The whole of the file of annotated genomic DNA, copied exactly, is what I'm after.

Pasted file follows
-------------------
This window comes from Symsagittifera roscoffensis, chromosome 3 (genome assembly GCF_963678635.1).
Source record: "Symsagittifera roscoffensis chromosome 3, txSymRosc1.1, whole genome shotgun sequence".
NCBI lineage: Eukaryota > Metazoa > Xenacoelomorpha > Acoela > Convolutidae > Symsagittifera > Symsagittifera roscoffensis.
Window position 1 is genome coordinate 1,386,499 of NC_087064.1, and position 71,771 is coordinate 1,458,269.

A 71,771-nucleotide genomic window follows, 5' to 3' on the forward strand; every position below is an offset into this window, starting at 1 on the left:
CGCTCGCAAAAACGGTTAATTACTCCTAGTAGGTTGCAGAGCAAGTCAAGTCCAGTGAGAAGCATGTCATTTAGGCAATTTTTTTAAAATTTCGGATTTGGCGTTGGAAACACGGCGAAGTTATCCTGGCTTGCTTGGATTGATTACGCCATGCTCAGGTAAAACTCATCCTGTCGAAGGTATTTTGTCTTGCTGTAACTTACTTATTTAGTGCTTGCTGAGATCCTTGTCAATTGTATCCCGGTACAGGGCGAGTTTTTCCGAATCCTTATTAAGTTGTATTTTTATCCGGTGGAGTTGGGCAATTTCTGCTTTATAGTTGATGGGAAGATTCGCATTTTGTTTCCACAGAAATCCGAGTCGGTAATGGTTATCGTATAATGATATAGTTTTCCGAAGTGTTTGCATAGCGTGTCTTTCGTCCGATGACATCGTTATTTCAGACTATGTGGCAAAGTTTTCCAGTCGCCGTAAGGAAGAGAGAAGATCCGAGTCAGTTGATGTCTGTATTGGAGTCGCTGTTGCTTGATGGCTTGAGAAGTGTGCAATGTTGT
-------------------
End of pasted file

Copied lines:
This window comes from Symsagittifera roscoffensis, chromosome 3 (genome assembly GCF_963678635.1).
Source record: "Symsagittifera roscoffensis chromosome 3, txSymRosc1.1, whole genome shotgun sequence".
NCBI lineage: Eukaryota > Metazoa > Xenacoelomorpha > Acoela > Convolutidae > Symsagittifera > Symsagittifera roscoffensis.
Window position 1 is genome coordinate 1,386,499 of NC_087064.1, and position 71,771 is coordinate 1,458,269.

A 71,771-nucleotide genomic window follows, 5' to 3' on the forward strand; every position below is an offset into this window, starting at 1 on the left:
CGCTCGCAAAAACGGTTAATTACTCCTAGTAGGTTGCAGAGCAAGTCAAGTCCAGTGAGAAGCATGTCATTTAGGCAATTTTTTTAAAATTTCGGATTTGGCGTTGGAAACACGGCGAAGTTATCCTGGCTTGCTTGGATTGATTACGCCATGCTCAGGTAAAACTCATCCTGTCGAAGGTATTTTGTCTTGCTGTAACTTACTTATTTAGTGCTTGCTGAGATCCTTGTCAATTGTATCCCGGTACAGGGCGAGTTTTTCCGAATCCTTATTAAGTTGTATTTTTATCCGGTGGAGTTGGGCAATTTCTGCTTTATAGTTGATGGGAAGATTCGCATTTTGTTTCCACAGAAATCCGAGTCGGTAATGGTTATCGTATAATGATATAGTTTTCCGAAGTGTTTGCATAGCGTGTCTTTCGTCCGATGACATCGTTATTTCAGACTATGTGGCAAAGTTTTCCAGTCGCCGTAAGGAAGAGAGAAGATCCGAGTCAGTTGATGTCTGTATTGGAGTCGCTGTTGCTTGATGGCTTGAGAAGTGTGCAATGTTGT